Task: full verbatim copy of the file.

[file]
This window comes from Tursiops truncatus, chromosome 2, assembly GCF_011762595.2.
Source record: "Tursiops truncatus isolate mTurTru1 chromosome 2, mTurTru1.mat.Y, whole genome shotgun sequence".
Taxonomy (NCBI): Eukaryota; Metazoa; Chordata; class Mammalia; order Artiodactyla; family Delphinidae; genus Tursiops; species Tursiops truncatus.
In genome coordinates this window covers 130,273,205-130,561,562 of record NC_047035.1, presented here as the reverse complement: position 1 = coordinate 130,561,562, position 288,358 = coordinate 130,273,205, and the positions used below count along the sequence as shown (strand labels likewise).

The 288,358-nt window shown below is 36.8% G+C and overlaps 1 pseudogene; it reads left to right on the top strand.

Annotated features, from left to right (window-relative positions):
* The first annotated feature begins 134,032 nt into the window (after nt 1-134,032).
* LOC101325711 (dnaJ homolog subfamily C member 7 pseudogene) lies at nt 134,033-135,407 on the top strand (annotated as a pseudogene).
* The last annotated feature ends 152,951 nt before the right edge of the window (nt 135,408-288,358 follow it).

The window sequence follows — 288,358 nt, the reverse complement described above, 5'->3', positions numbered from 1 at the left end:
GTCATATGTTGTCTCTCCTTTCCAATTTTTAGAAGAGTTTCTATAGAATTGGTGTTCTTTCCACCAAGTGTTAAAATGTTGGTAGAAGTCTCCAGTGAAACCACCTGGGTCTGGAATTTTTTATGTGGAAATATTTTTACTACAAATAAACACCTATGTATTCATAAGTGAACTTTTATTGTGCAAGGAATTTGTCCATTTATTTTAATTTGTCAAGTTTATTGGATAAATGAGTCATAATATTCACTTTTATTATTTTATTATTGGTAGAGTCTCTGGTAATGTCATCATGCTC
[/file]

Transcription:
This window comes from Tursiops truncatus, chromosome 2, assembly GCF_011762595.2.
Source record: "Tursiops truncatus isolate mTurTru1 chromosome 2, mTurTru1.mat.Y, whole genome shotgun sequence".
Taxonomy (NCBI): Eukaryota; Metazoa; Chordata; class Mammalia; order Artiodactyla; family Delphinidae; genus Tursiops; species Tursiops truncatus.
In genome coordinates this window covers 130,273,205-130,561,562 of record NC_047035.1, presented here as the reverse complement: position 1 = coordinate 130,561,562, position 288,358 = coordinate 130,273,205, and the positions used below count along the sequence as shown (strand labels likewise).

The 288,358-nt window shown below is 36.8% G+C and overlaps 1 pseudogene; it reads left to right on the top strand.

Annotated features, from left to right (window-relative positions):
* The first annotated feature begins 134,032 nt into the window (after nt 1-134,032).
* LOC101325711 (dnaJ homolog subfamily C member 7 pseudogene) lies at nt 134,033-135,407 on the top strand (annotated as a pseudogene).
* The last annotated feature ends 152,951 nt before the right edge of the window (nt 135,408-288,358 follow it).

The window sequence follows — 288,358 nt, the reverse complement described above, 5'->3', positions numbered from 1 at the left end:
GTCATATGTTGTCTCTCCTTTCCAATTTTTAGAAGAGTTTCTATAGAATTGGTGTTCTTTCCACCAAGTGTTAAAATGTTGGTAGAAGTCTCCAGTGAAACCACCTGGGTCTGGAATTTTTTATGTGGAAATATTTTTACTACAAATAAACACCTATGTATTCATAAGTGAACTTTTATTGTGCAAGGAATTTGTCCATTTATTTTAATTTGTCAAGTTTATTGGATAAATGAGTCATAATATTCACTTTTATTATTTTATTATTGGTAGAGTCTCTGGTAATGTCATCATGCTC